The prize-winners at the Cannes Film Festival awards ceremony drew some ire from both critics and observers from afar on Sunday evening, when the jury awarded the Palme d’Or to director Ken Loach’s “I, Daniel Blake.” Although the film has drawn positive notice from some of the writers covering this year’s festival, there were a variety of other titles with fresh voices behind the camera — and some strong women in front of them — that many felt were worth recognizing.
So, as part of our traditional post-fest Critics Poll, we gave over two dozen of those dissatisfied writers a chance to champion their favorites. The results produced a collection of films and performances with few overlaps with Sunday’s festivities.
The big winner here? Maren Ade’s “Toni Erdmann,” the dark comedy that made Cannes audiences squirm with nervous laughter.
Finishing first in both the Best Film and Best Director categories, “Toni Erdmann” joins “Carol,” “Two Days, One Night” and “Blue is the Warmest Color” as films to take the top overall Cannes prize, as voted on by the attending members of the Criticwire Network. As with past years, all films that played during the festival and its sidebars were eligible for recognition.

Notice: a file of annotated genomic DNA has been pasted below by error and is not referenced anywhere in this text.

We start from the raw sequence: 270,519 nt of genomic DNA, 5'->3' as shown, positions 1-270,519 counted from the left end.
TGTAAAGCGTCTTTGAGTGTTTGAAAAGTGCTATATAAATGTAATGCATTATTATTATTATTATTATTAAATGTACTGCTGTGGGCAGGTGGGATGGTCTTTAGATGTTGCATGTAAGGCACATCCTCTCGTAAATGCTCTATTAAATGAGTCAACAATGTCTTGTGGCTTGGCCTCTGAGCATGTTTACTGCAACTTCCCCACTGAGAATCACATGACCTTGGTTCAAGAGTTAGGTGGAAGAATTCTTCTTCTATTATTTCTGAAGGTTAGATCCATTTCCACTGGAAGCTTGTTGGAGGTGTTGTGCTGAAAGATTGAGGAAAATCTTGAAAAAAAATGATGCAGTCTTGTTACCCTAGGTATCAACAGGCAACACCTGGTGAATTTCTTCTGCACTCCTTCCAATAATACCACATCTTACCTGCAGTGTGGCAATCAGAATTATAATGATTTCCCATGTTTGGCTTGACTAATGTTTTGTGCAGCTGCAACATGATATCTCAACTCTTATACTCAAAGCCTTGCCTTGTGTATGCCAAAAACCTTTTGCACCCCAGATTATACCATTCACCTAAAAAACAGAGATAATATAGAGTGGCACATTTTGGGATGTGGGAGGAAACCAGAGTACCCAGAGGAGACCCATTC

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The other standout from the 2016 results is Paul Verhoeven’s “Elle,” which after its premiere, drew across-the-board raves for Isabelle Huppert’s star turn. That positive acclaim carried over to the Best Lead Performance category, where Huppert finished at the top, ahead of “Erdmann” lead Sandra Hüller and Sonia Braga, the star of Kleber Mendonça Filho’s “Aquarius.”
The Palme winner didn’t go unrecognized by our assembled group, with Hayley Squires taking Best Supporting Performance for her turn as a single mother in “I, Daniel Blake.” “Paterson” co-star Golshifteh Farahani and Shia LaBeouf’s turn in Andrea Arnold’s “American Honey” came in second and third, respectively.
Overall, on the performance side, it was a strong year for actresses, with seven of the top 10 performances being women. Add in Sunday’s honoree Jaclyn Jose (“Ma’ Rosa“) and the combined Lead/Supporting totals for Ruth Negga’s portrayal of Mildred Loving (“Loving“) and there’s plenty to look forward to in the months to come.
The rest of the top five in the Best Director tally mirrored those in Best Film. Park Chan-Wook’s work on his new film “The Handmaiden” put him alongside Arnold, Jim Jarmusch and Verhoeven, joining Ade at the top. A pair of Romania’s top talents also cracked the top tier in the Best Screenplay category: Cristi Puiu’s “Sieranevada” and Cristian Mungiu’s “Graduation.”
And, as part of the annual reminder that not all Cannes offerings can be cinematic triumphs, we also asked critics for their least favorite. 2016’s ignominious honor went to Sean Penn’s “The Last Face.”
Last year’s winners in this poll turned out to be some of the year’s most well-regarded films (and some of 2016’s too, if you count “The Lobster”). Time will tell when Ade, Huppert, Squires and the rest will get their chance at more international acclaim.
To see the full results of this year’s Cannes Critics Poll, including links to individual critics’ ballots, visit our survey homepage here.